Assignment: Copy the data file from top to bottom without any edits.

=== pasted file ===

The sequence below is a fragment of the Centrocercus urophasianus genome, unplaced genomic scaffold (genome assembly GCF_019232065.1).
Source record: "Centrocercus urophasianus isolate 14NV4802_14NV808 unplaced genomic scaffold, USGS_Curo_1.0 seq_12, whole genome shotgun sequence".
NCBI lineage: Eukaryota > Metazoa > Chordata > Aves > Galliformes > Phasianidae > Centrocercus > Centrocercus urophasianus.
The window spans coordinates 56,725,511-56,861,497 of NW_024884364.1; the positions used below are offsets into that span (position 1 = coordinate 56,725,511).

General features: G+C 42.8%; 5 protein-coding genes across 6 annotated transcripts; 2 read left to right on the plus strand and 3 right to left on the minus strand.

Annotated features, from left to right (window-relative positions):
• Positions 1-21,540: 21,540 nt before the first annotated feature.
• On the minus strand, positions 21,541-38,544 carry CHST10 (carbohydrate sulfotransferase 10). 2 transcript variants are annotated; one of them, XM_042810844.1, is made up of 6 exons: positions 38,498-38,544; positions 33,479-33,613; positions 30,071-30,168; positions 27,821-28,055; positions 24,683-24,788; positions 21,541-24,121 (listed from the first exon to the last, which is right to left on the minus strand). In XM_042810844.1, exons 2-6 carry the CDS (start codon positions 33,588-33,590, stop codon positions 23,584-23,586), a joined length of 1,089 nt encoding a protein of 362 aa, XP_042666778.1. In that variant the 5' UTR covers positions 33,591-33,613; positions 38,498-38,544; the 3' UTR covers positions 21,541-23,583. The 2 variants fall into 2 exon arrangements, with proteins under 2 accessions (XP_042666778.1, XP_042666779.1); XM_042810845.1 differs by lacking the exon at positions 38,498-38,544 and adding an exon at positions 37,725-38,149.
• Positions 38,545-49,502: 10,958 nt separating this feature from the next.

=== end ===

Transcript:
The sequence below is a fragment of the Centrocercus urophasianus genome, unplaced genomic scaffold (genome assembly GCF_019232065.1).
Source record: "Centrocercus urophasianus isolate 14NV4802_14NV808 unplaced genomic scaffold, USGS_Curo_1.0 seq_12, whole genome shotgun sequence".
NCBI lineage: Eukaryota > Metazoa > Chordata > Aves > Galliformes > Phasianidae > Centrocercus > Centrocercus urophasianus.
The window spans coordinates 56,725,511-56,861,497 of NW_024884364.1; the positions used below are offsets into that span (position 1 = coordinate 56,725,511).

General features: G+C 42.8%; 5 protein-coding genes across 6 annotated transcripts; 2 read left to right on the plus strand and 3 right to left on the minus strand.

Annotated features, from left to right (window-relative positions):
• Positions 1-21,540: 21,540 nt before the first annotated feature.
• On the minus strand, positions 21,541-38,544 carry CHST10 (carbohydrate sulfotransferase 10). 2 transcript variants are annotated; one of them, XM_042810844.1, is made up of 6 exons: positions 38,498-38,544; positions 33,479-33,613; positions 30,071-30,168; positions 27,821-28,055; positions 24,683-24,788; positions 21,541-24,121 (listed from the first exon to the last, which is right to left on the minus strand). In XM_042810844.1, exons 2-6 carry the CDS (start codon positions 33,588-33,590, stop codon positions 23,584-23,586), a joined length of 1,089 nt encoding a protein of 362 aa, XP_042666778.1. In that variant the 5' UTR covers positions 33,591-33,613; positions 38,498-38,544; the 3' UTR covers positions 21,541-23,583. The 2 variants fall into 2 exon arrangements, with proteins under 2 accessions (XP_042666778.1, XP_042666779.1); XM_042810845.1 differs by lacking the exon at positions 38,498-38,544 and adding an exon at positions 37,725-38,149.
• Positions 38,545-49,502: 10,958 nt separating this feature from the next.